The Dream Syndicate – ‘These Times’ (2019)
With an album title such as These Times, it should be no surprise that Dream Syndicate, the founders of The Paisley Underground, who nearly stepped off the planet, are back for a look around, dead set on exploring these modern times and modern culture.
This is rather an intensely brilliant album, where even while talking about these crazy days, they manage their revelations without sounding bleak or getting themselves mired in the darkness. If anything, the album is filled with middle of the night clarity, like waking from a dream that simply feels far too real. Even so, the album is not composed of songs that are happy or sad, the sonic projection delivered here is a rolling sensation of ‘this is just what it is.’ On that note, I had concerns that the record would be far too avant garde, though as some sort of vacant voice from over the airwaves, it’s very deceptively listenable and compelling, smoothly dancing from my speakers as a radio show that’s demanding my attention, though in an entirely nurturing manner. Much of this has to do with Steve Wynn’s vocals, sounding maturely warm and willing, back by wishful harmonies that circle the air within my listening space … especially on the intoxicatingly haunting song “Bullet Holes.”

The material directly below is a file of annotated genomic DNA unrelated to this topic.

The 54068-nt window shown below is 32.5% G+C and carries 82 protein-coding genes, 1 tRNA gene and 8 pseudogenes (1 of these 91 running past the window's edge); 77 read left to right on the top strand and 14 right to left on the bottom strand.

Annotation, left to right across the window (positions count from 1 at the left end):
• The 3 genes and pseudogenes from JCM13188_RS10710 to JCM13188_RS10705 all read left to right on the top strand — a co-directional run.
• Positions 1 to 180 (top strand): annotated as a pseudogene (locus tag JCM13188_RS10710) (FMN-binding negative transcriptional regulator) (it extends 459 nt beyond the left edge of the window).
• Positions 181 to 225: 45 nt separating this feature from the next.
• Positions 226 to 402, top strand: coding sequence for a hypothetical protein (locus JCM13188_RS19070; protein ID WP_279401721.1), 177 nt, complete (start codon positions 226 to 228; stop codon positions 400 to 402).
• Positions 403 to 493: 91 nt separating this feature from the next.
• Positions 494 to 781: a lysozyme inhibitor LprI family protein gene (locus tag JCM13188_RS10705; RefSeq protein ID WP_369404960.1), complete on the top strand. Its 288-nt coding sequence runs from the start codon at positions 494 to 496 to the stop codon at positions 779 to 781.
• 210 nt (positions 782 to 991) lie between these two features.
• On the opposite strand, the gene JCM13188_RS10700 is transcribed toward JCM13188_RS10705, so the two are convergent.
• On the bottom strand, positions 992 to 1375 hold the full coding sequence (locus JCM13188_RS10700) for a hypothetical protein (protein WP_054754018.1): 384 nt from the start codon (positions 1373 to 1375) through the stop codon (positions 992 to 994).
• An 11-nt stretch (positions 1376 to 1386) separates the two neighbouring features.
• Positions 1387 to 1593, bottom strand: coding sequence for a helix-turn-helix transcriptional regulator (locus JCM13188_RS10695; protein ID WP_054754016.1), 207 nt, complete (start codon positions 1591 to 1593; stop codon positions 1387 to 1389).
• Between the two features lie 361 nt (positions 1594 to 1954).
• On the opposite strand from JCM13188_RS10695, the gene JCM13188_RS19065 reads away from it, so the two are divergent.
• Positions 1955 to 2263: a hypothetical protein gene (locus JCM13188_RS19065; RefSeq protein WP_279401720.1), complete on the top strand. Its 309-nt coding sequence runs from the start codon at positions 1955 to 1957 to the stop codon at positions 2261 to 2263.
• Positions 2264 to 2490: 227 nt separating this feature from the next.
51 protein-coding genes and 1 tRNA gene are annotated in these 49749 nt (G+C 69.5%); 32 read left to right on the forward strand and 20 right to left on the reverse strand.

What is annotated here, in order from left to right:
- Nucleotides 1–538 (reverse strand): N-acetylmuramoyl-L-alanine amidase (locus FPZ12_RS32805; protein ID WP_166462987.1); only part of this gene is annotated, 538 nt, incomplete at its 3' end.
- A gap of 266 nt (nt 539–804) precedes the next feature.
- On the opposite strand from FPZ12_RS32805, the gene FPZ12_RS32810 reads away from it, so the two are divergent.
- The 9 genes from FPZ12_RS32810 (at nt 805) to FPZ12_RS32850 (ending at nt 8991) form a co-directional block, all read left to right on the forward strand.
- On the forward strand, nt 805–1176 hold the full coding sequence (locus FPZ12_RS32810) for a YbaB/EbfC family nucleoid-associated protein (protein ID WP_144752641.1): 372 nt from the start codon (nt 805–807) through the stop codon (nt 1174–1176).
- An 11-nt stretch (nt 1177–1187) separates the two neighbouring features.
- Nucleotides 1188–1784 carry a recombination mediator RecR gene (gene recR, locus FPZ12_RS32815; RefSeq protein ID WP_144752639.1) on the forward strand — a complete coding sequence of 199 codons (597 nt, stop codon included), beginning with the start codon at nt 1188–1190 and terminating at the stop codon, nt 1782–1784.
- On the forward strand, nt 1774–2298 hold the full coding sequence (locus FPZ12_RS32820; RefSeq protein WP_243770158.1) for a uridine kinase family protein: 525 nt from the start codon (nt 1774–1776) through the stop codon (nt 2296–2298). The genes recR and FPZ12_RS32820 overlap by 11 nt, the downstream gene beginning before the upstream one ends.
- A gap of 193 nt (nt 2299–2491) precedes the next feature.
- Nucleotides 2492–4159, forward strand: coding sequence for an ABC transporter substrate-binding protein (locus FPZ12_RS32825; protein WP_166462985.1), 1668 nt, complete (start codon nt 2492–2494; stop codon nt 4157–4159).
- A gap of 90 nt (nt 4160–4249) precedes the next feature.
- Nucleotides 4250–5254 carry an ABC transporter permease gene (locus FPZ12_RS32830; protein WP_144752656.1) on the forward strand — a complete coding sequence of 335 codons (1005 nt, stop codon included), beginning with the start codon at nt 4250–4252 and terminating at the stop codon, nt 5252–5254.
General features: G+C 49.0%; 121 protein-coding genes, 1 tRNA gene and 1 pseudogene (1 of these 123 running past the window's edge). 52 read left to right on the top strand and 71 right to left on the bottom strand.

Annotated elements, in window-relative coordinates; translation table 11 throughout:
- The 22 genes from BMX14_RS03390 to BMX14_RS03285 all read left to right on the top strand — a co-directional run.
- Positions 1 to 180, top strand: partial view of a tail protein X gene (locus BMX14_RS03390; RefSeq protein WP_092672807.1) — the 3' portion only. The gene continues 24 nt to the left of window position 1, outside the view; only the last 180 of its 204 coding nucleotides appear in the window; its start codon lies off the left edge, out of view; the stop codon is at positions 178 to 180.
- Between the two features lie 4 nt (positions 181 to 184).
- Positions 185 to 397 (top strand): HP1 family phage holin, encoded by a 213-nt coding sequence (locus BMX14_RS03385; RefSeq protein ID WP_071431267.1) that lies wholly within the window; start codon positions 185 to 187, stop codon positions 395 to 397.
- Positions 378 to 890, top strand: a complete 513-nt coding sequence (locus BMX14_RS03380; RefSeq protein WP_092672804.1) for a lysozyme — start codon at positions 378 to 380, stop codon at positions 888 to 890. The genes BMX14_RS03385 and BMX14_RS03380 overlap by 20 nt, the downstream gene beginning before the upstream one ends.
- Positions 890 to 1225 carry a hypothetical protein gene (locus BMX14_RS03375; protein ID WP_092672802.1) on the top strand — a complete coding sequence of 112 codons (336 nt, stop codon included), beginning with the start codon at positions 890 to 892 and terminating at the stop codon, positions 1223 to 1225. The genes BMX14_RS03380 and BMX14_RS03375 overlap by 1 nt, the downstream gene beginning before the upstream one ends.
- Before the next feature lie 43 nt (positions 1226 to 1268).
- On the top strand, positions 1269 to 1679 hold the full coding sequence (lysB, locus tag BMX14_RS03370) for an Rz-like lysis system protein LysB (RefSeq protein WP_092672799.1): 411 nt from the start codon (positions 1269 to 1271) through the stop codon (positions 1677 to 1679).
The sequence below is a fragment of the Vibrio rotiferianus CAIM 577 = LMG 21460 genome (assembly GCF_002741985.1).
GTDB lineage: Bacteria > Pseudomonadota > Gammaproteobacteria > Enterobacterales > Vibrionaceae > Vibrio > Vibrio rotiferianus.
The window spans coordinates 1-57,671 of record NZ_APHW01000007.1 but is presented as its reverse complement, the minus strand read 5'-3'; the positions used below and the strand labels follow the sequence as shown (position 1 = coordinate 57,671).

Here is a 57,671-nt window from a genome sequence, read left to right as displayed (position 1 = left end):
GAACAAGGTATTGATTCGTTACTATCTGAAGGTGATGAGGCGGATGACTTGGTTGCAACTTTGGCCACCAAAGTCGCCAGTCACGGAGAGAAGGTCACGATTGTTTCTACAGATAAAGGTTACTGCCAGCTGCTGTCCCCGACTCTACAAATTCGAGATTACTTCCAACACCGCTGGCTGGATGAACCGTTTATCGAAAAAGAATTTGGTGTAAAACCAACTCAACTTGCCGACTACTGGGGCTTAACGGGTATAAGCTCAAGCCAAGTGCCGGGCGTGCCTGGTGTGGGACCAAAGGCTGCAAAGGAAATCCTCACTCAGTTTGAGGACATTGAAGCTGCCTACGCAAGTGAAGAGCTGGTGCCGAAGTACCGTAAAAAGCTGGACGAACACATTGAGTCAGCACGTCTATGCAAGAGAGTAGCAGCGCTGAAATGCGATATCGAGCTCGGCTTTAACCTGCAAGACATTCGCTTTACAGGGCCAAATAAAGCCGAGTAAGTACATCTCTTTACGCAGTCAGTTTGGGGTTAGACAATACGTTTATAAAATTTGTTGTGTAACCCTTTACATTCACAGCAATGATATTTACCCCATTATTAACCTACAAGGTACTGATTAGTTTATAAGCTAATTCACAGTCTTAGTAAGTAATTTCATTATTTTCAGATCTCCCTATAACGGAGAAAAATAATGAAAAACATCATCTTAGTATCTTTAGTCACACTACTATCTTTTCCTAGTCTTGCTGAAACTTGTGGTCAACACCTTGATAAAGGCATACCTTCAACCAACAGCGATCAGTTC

“All of the songs have been well considered and crafted”
Dream Syndicate come across as delightfully welcoming and elementally nostalgic, though in a charming manner, like an old key that unlocks a new door. They are not afraid to cite their heroes here, with nods to the Beatles on “The Way In,” while even Steely Dan time signatures and references from the song “Throw Back The Little Ones” can be found creeping in around the edges on “The Whole World Is Watching”. Without a doubt all of the songs have been well considered and crafted, unorthodoxly impressive, immersive, musically rich and at times very rocked out and danceable. Dream Syndicate have lost none of their skills, where if I’d heard this album 40 years ago it would have rocked my world as hard as Days Of Wine And Roses did back in 1982, all with the band still sounding as if they are just getting started, underscoring their intensity and energetic satisfaction.
Dream Syndicate have a long and sorted history, but they’re right here right now, and that’s good enough for me.
As to the vinyl, my 180 gram copy sounded warm and smooth, tracked well with no surface noise. One note of caution, the black background on the front and back will fingerprint to death, get it in a plastic sleeve and reframe from touching.
*** The Fun Facts: Steve Wynn went about things a bit backwards here, writing all of the song’s lyrics in the studio only after the band had finished the musical tracking, all with the intent that the lyrics would be dictated by the sound rather than the other way around; where Wynn’s process contributed to the urgency of the album’s title.
– Jenell Kesler